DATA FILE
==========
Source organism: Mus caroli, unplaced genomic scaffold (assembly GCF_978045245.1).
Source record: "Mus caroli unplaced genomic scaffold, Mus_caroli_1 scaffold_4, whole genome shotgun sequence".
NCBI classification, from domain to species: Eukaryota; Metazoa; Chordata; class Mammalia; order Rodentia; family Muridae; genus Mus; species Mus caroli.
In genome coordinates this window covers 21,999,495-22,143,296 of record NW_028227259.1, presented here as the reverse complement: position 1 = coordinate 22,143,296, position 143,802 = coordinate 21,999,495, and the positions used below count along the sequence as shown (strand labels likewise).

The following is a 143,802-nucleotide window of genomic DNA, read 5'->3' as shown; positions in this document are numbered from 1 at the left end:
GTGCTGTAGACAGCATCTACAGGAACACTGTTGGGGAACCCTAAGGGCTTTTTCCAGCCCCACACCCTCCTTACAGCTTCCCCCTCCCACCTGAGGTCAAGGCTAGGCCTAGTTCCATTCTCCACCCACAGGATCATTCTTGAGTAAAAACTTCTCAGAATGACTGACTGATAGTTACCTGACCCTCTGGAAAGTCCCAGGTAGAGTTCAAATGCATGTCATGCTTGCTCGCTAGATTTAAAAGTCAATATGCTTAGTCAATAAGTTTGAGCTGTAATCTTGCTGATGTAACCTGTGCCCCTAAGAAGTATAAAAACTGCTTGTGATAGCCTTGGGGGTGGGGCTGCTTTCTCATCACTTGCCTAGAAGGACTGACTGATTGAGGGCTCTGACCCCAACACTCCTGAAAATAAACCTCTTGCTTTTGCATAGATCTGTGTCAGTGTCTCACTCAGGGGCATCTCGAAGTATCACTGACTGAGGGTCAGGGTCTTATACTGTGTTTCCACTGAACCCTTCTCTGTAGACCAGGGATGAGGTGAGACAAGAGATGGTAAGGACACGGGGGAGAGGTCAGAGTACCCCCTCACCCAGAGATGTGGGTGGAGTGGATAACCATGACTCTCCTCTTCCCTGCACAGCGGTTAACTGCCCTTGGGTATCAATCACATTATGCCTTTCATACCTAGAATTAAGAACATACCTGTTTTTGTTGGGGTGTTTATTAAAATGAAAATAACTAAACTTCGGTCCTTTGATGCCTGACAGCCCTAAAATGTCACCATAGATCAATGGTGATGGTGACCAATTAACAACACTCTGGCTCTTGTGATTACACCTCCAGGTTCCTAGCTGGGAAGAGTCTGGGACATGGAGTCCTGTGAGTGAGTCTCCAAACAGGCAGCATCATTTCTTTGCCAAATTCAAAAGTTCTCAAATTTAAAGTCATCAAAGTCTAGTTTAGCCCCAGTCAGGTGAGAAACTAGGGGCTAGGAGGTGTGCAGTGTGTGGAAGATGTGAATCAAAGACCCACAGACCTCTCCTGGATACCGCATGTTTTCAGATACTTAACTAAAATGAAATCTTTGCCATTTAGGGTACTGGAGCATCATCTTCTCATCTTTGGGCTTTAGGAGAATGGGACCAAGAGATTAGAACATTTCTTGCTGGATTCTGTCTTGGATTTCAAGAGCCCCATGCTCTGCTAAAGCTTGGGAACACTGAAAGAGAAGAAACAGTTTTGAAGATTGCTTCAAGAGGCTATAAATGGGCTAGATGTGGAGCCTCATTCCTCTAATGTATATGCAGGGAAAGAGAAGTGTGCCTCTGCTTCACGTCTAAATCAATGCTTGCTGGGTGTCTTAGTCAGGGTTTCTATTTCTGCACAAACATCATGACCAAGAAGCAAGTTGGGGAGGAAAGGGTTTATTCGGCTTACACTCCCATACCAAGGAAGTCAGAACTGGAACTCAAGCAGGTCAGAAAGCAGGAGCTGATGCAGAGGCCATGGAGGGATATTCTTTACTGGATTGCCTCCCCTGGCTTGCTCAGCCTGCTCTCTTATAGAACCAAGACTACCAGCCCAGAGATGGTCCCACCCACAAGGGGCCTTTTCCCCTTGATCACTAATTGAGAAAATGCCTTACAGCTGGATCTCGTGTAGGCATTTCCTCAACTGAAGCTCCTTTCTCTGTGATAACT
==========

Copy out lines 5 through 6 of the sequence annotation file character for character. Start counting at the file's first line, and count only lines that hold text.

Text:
The following is a 143,802-nucleotide window of genomic DNA, read 5'->3' as shown; positions in this document are numbered from 1 at the left end:
GTGCTGTAGACAGCATCTACAGGAACACTGTTGGGGAACCCTAAGGGCTTTTTCCAGCCCCACACCCTCCTTACAGCTTCCCCCTCCCACCTGAGGTCAAGGCTAGGCCTAGTTCCATTCTCCACCCACAGGATCATTCTTGAGTAAAAACTTCTCAGAATGACTGACTGATAGTTACCTGACCCTCTGGAAAGTCCCAGGTAGAGTTCAAATGCATGTCATGCTTGCTCGCTAGATTTAAAAGTCAATATGCTTAGTCAATAAGTTTGAGCTGTAATCTTGCTGATGTAACCTGTGCCCCTAAGAAGTATAAAAACTGCTTGTGATAGCCTTGGGGGTGGGGCTGCTTTCTCATCACTTGCCTAGAAGGACTGACTGATTGAGGGCTCTGACCCCAACACTCCTGAAAATAAACCTCTTGCTTTTGCATAGATCTGTGTCAGTGTCTCACTCAGGGGCATCTCGAAGTATCACTGACTGAGGGTCAGGGTCTTATACTGTGTTTCCACTGAACCCTTCTCTGTAGACCAGGGATGAGGTGAGACAAGAGATGGTAAGGACACGGGGGAGAGGTCAGAGTACCCCCTCACCCAGAGATGTGGGTGGAGTGGATAACCATGACTCTCCTCTTCCCTGCACAGCGGTTAACTGCCCTTGGGTATCAATCACATTATGCCTTTCATACCTAGAATTAAGAACATACCTGTTTTTGTTGGGGTGTTTATTAAAATGAAAATAACTAAACTTCGGTCCTTTGATGCCTGACAGCCCTAAAATGTCACCATAGATCAATGGTGATGGTGACCAATTAACAACACTCTGGCTCTTGTGATTACACCTCCAGGTTCCTAGCTGGGAAGAGTCTGGGACATGGAGTCCTGTGAGTGAGTCTCCAAACAGGCAGCATCATTTCTTTGCCAAATTCAAAAGTTCTCAAATTTAAAGTCATCAAAGTCTAGTTTAGCCCCAGTCAGGTGAGAAACTAGGGGCTAGGAGGTGTGCAGTGTGTGGAAGATGTGAATCAAAGACCCACAGACCTCTCCTGGATACCGCATGTTTTCAGATACTTAACTAAAATGAAATCTTTGCCATTTAGGGTACTGGAGCATCATCTTCTCATCTTTGGGCTTTAGGAGAATGGGACCAAGAGATTAGAACATTTCTTGCTGGATTCTGTCTTGGATTTCAAGAGCCCCATGCTCTGCTAAAGCTTGGGAACACTGAAAGAGAAGAAACAGTTTTGAAGATTGCTTCAAGAGGCTATAAATGGGCTAGATGTGGAGCCTCATTCCTCTAATGTATATGCAGGGAAAGAGAAGTGTGCCTCTGCTTCACGTCTAAATCAATGCTTGCTGGGTGTCTTAGTCAGGGTTTCTATTTCTGCACAAACATCATGACCAAGAAGCAAGTTGGGGAGGAAAGGGTTTATTCGGCTTACACTCCCATACCAAGGAAGTCAGAACTGGAACTCAAGCAGGTCAGAAAGCAGGAGCTGATGCAGAGGCCATGGAGGGATATTCTTTACTGGATTGCCTCCCCTGGCTTGCTCAGCCTGCTCTCTTATAGAACCAAGACTACCAGCCCAGAGATGGTCCCACCCACAAGGGGCCTTTTCCCCTTGATCACTAATTGAGAAAATGCCTTACAGCTGGATCTCGTGTAGGCATTTCCTCAACTGAAGCTCCTTTCTCTGTGATAACT